[Foundation-l] Re: Outsiders on the Board? (was Re: Poll for Wikistandards)

Anthony DiPierro wikilegal at inbox.org
Wed Feb 1 12:47:41 UTC 2006

On 2/1/06, Anthony DiPierro <wikilegal at inbox.org> wrote:
> It seems to me that he is basically right.  The doctrine is
> [[respondeat superior]], and it typically applies only to people
> working in an official capacity.
> Anthony
Doing more research, there is also, under United States federal law,
the [[Volunteer Protection Act of 1997]].  It's arguable how much it
would apply to Wikipedians, since it requires the volunteer to be
"acting within the scope of the volunteer's responsibilities".  The
best case could be made for those arbitrators appointed by Jimbo.  In
terms of editors, admins, even beurocrats, it'd be a tougher argument.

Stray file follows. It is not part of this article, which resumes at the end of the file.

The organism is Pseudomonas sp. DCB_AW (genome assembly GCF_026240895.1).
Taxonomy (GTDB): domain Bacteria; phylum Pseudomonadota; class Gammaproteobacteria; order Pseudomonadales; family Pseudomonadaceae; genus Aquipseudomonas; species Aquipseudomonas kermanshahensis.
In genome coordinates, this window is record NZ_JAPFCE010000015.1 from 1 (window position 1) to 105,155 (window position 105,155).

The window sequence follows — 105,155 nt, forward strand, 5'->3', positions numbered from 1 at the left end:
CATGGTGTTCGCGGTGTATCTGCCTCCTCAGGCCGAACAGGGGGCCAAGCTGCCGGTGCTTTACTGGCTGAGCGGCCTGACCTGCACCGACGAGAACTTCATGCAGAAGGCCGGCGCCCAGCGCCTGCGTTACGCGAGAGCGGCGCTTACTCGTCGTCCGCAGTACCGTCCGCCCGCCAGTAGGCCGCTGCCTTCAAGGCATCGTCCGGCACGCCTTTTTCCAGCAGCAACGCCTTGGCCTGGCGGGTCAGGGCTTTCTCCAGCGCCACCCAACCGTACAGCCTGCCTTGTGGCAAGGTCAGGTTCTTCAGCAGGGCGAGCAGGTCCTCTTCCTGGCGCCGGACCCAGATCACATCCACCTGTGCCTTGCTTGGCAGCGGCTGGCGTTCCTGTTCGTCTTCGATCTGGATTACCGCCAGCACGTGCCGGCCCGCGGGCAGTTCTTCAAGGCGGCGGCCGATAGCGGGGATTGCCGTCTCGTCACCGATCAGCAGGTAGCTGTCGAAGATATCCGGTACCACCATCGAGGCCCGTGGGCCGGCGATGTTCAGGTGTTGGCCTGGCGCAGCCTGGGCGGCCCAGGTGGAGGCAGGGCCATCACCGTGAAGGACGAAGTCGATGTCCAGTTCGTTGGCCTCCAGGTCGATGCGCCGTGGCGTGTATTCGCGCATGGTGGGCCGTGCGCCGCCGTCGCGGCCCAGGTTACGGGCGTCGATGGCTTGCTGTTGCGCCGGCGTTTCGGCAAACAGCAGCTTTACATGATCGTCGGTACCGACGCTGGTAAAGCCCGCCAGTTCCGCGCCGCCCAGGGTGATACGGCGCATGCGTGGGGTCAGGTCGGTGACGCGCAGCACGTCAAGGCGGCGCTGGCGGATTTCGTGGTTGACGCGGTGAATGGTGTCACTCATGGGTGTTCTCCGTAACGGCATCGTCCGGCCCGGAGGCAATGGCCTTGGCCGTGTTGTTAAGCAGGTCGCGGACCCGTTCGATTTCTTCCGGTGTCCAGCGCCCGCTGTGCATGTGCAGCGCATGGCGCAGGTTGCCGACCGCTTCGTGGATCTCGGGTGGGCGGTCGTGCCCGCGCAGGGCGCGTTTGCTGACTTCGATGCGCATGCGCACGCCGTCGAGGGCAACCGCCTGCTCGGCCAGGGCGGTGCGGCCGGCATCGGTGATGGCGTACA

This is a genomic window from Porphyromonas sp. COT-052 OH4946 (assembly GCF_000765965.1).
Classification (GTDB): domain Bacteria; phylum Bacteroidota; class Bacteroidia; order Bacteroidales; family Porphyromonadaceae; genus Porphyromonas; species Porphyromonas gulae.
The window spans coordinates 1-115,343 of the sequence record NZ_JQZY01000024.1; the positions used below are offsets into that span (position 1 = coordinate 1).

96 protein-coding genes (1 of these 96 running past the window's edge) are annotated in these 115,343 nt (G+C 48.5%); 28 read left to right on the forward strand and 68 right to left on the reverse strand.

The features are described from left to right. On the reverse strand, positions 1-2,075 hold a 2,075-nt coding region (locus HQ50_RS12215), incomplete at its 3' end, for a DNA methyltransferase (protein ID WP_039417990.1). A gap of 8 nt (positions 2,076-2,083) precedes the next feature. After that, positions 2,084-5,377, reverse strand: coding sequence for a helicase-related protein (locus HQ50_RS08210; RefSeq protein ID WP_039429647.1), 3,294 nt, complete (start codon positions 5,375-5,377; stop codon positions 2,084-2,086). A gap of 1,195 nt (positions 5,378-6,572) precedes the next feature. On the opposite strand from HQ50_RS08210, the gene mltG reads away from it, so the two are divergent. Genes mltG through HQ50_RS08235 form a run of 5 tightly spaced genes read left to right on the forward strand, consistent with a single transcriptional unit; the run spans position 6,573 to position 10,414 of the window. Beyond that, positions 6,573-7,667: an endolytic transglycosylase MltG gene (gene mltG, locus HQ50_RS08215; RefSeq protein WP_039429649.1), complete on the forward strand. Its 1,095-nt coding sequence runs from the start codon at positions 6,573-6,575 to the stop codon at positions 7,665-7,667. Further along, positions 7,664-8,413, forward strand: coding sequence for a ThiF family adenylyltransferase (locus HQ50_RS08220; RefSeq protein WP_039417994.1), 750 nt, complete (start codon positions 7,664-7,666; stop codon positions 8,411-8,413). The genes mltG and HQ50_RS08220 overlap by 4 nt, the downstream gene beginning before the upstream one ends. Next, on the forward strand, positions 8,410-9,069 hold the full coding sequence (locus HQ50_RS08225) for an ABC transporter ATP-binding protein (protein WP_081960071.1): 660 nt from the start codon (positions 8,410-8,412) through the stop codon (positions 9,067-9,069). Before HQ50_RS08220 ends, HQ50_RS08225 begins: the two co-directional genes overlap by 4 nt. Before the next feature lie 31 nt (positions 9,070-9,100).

Of course, the act only applies to volunteers, people who aren't paid.
 And looking further into the doctrine of respondeat superior,
apparently that doctrine is about giving the employer liability rather
than about giving the employee protection.  In practice if I for
instance make a mistake on someone's tax return at work and cost the
taxpayer $1000 in penalties my employer is going to get sued, and I
probably won't be.  But I can't find any definitive answer that this
is an actual part of the law, and I could in theory be sued for (for
example) making a mistake while performing my duties at work (that'd
be somewhat shocking and dismaying if it turns out to be true).


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